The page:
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Washington

Washington Wage and Hour Laws

Dolley Law has litigated and consulted on wage and hour matters nationwide, including Washington. Washington has a wide variety of laws and rules related to wage and hour issues. It is critical to have knowledgeable and experienced wage and hour counsel to understand this network of laws and rules. Contact an attorney with Dolley Law to see if our Firm can assist you with your situation.

Washington Minimum Wage

Minimum wage rates in Washington exceed the federal minimum wage rate of $7.25 per hour. See RCW 49.46.020(1)-(2). Like many other states, Washington’s minimum wage law involves a scale of increasing minimum wage rates over a period of time. Id. Currently, as of January 1, 2020, the minimum wage rate in Washington is $13.50 per hour. Id.

Unlike the FLSA and many other states, this minimum wage rate also applies to tipped employees. See RCW 49.46.020(3). Washington law explicitly states: “[t]ips and service charges paid to an employee are in addition to, and may not count towards, the employee’s hourly minimum wage.” Id. In other words, the employer may not take what is commonly known as a “tip credit”—that is, may not count tips toward total weekly pay for purposes of ensuring the employee’s regular rate of pay exceeds the minimum wage rate. Under the FLSA, employers do have that option available to them: they can pay employees a normal hourly rate of $2.13 or more, so long as the average hourly pay (i.e., all hours worked divided by all pay received, including tips) meets or exceeds the federal minimum wage rate of $7.25 per hour.

Failing to pay minimum wages in Washington comes with certain liabilities. See RCW 49.12.150, 49.46.090. Washington law provides employees with a right to bring a civil lawsuit to recover unpaid minimum wages. Id. This law also entitles employees who prevail in such actions to recovery of their attorneys’ fees and costs. Id.

Washington Overtime

Washington has its own overtime law. See RCW 49.46.130. Like the FLSA, it contains a requirement that employers must pay their employees time-and-a-half for all hours worked over forty (40) in any given workweek. Id.; 29 U.S.C. § 207. However, the laws are not identical. Washington has its own rules and regulations regarding exemptions from overtime. See, e.g., RCW 49.46.010(3); WAC 296-128-500, et seq.

Washington also has its own overtime laws specific to employees of health care facilities. See RCW 49.28.130. Washington defines these employees as those individuals who: (i) are employed by a health care facility; (ii) are involved in direct patient care activities or clinical services; (iii) receive an hourly wage or are covered by a collective bargaining agreement; and (iv) have a specific type of health care related license named in the statute (e.g., registered nurse, practical nurse, etc.). Id. The law also specifies what types of entities or employers are covered by this special overtime rule.

Under this health care overtime rule in Washington, “overtime” is defined in a special manner; it is not simply the hours worked over forty (40) in a given workweek. See RCW 49.28.130(4). Moreover, this special overtime rule has other requirements, wrinkles and limits. See RCW 49.28.140. The law generally prohibits employers from requiring these employees to work overtime. Id. However, the law has some exceptions to this general prohibition, such as overtime work that becomes necessary due to unforeseeable emergencies or after an employer has used reasonable efforts to obtain other staffing. Id.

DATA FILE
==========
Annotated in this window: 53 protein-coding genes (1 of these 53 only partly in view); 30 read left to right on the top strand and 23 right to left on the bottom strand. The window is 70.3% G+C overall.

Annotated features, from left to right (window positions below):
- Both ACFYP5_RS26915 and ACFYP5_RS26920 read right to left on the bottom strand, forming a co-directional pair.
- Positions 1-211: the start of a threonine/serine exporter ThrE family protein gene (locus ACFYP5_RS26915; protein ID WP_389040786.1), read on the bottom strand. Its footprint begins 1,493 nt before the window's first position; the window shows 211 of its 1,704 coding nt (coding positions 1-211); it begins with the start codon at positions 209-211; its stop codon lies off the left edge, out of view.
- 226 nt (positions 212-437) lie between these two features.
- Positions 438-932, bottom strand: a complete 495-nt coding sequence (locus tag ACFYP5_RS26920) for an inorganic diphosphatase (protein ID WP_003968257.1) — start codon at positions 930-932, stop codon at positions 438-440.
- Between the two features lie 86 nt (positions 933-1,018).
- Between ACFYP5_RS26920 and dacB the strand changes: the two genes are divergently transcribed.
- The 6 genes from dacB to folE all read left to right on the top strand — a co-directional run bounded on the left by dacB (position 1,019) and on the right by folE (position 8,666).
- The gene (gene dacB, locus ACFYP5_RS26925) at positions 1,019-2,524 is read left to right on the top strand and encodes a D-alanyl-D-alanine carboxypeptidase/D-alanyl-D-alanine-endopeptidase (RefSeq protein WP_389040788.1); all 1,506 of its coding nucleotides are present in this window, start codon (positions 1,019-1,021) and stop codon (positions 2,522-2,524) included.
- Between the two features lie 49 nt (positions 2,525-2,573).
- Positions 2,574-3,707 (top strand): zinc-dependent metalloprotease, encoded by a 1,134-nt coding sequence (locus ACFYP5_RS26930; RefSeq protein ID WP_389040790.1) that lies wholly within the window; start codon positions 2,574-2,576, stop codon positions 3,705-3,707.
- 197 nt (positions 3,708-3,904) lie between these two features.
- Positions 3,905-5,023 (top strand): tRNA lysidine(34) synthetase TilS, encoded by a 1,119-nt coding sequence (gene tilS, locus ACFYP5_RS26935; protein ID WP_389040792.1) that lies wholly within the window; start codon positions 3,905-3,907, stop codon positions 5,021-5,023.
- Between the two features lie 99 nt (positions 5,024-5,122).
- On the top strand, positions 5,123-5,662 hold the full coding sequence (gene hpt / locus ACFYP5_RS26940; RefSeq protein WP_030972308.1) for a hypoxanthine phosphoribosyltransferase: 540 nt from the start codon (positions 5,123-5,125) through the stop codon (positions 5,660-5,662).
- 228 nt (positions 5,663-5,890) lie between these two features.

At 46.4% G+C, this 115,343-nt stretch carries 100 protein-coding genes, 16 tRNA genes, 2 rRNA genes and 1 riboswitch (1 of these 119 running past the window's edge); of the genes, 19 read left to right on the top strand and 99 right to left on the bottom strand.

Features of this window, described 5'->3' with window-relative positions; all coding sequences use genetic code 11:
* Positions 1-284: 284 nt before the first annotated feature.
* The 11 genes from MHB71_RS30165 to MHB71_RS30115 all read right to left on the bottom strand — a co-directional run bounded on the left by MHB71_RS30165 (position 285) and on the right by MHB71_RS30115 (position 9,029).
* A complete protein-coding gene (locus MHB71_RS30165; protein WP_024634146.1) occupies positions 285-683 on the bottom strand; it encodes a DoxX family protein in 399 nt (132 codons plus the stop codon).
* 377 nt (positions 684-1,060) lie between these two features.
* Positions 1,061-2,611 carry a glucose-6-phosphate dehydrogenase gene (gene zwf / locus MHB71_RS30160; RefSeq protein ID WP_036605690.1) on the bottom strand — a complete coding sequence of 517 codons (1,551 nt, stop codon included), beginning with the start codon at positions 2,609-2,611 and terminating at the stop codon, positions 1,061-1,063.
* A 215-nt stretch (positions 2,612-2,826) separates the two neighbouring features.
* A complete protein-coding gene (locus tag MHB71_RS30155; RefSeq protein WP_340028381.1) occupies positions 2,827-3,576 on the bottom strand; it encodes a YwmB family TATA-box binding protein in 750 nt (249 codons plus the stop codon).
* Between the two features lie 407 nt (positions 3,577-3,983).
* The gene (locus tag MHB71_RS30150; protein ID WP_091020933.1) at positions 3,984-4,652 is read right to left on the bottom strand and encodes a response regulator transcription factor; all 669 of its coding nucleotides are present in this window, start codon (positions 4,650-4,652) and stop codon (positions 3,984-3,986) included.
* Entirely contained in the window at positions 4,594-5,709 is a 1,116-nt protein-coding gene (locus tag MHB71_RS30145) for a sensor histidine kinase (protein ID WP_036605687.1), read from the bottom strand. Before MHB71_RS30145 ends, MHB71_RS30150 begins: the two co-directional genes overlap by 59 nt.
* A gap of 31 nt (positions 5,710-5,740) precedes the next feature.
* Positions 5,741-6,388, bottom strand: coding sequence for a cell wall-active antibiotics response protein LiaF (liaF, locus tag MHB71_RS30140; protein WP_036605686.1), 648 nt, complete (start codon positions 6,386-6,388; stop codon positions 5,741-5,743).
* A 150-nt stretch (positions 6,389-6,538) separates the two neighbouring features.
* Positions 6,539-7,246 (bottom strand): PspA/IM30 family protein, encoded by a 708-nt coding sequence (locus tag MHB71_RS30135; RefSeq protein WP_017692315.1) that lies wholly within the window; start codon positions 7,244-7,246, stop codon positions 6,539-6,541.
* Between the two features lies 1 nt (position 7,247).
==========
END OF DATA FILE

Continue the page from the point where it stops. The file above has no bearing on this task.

Meal Breaks and Rest Periods for Healthcare Employees

Washington law also contains wage and hour rules on meal and rest breaks specific to health care facility employees. See RCW 49.12.480. Generally, employers in this industry must provide employees with uninterrupted meal and rest breaks. Id. However, there are exceptions, such as in the case of an unforeseeable emergency as defined by law. Id. In the absence of these exceptions, if an employee’s rest period is interrupted before ten (10) minutes have transpired, the employee must be given an additional ten minute uninterrupted rest break at the earliest reasonable time during the work period during which the employee was required to receive a rest period. Id. With regard to meal breaks, the employer must provide a mechanism to record when an employee misses a meal or rest period and maintain those records. See RCW 49.12.480(2).

Wage Payment

Washington has further laws requiring employers to remit payment of wages to employees in a timely fashion. See RCW 49.48.010, et seq. In the event an employer fails to do so, an employee may bring a cause of action to recover the wages in addition to his or her reasonably attorneys’ fees and costs. See RCW 49.48.030. However, attorneys’ fees will not be awarded where the amount of wages recovered by the employee were less than or equal to the wage amount admitted by the employer to be owing. Id.

Contact Us

The potential liabilities that may stem from wage and hour violations in Washington make it very important for you to proactively seek legal guidance. Our attorneys at Dolley Law are ready to help you with your wage and hour needs and goals. If you are in or around King, Pierce, Snohomish, Spokane, Clark, Thurston, Kitsap, Yakima, Whatcom, or Benton counties, do not hesitate to give us a call at (314) 645-4100 or send us an email at kevin@dolleylaw.com. Contact us today to learn more.